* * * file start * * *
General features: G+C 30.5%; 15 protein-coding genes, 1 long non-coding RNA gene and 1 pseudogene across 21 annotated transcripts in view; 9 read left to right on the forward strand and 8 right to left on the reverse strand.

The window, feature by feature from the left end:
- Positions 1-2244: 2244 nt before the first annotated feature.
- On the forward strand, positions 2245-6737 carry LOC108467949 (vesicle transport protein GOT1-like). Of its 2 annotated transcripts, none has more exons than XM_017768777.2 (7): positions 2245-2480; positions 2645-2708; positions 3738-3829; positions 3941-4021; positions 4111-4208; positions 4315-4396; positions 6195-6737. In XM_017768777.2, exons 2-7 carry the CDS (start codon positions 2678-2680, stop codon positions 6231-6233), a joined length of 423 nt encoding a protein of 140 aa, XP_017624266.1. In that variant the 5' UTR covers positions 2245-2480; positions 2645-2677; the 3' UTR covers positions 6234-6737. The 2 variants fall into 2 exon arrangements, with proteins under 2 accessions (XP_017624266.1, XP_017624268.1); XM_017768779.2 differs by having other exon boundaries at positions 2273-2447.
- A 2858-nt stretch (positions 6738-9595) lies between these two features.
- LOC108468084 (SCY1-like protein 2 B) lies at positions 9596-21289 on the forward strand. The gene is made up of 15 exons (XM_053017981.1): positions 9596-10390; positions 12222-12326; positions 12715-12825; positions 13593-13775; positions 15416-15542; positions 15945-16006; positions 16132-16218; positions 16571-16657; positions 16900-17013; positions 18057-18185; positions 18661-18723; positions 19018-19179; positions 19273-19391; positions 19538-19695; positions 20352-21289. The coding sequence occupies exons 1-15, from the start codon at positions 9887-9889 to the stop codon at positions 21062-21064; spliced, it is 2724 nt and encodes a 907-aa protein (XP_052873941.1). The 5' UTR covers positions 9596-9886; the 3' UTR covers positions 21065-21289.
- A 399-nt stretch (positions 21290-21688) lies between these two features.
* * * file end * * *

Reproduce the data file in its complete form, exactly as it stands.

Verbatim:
General features: G+C 30.5%; 15 protein-coding genes, 1 long non-coding RNA gene and 1 pseudogene across 21 annotated transcripts in view; 9 read left to right on the forward strand and 8 right to left on the reverse strand.

The window, feature by feature from the left end:
- Positions 1-2244: 2244 nt before the first annotated feature.
- On the forward strand, positions 2245-6737 carry LOC108467949 (vesicle transport protein GOT1-like). Of its 2 annotated transcripts, none has more exons than XM_017768777.2 (7): positions 2245-2480; positions 2645-2708; positions 3738-3829; positions 3941-4021; positions 4111-4208; positions 4315-4396; positions 6195-6737. In XM_017768777.2, exons 2-7 carry the CDS (start codon positions 2678-2680, stop codon positions 6231-6233), a joined length of 423 nt encoding a protein of 140 aa, XP_017624266.1. In that variant the 5' UTR covers positions 2245-2480; positions 2645-2677; the 3' UTR covers positions 6234-6737. The 2 variants fall into 2 exon arrangements, with proteins under 2 accessions (XP_017624266.1, XP_017624268.1); XM_017768779.2 differs by having other exon boundaries at positions 2273-2447.
- A 2858-nt stretch (positions 6738-9595) lies between these two features.
- LOC108468084 (SCY1-like protein 2 B) lies at positions 9596-21289 on the forward strand. The gene is made up of 15 exons (XM_053017981.1): positions 9596-10390; positions 12222-12326; positions 12715-12825; positions 13593-13775; positions 15416-15542; positions 15945-16006; positions 16132-16218; positions 16571-16657; positions 16900-17013; positions 18057-18185; positions 18661-18723; positions 19018-19179; positions 19273-19391; positions 19538-19695; positions 20352-21289. The coding sequence occupies exons 1-15, from the start codon at positions 9887-9889 to the stop codon at positions 21062-21064; spliced, it is 2724 nt and encodes a 907-aa protein (XP_052873941.1). The 5' UTR covers positions 9596-9886; the 3' UTR covers positions 21065-21289.
- A 399-nt stretch (positions 21290-21688) lies between these two features.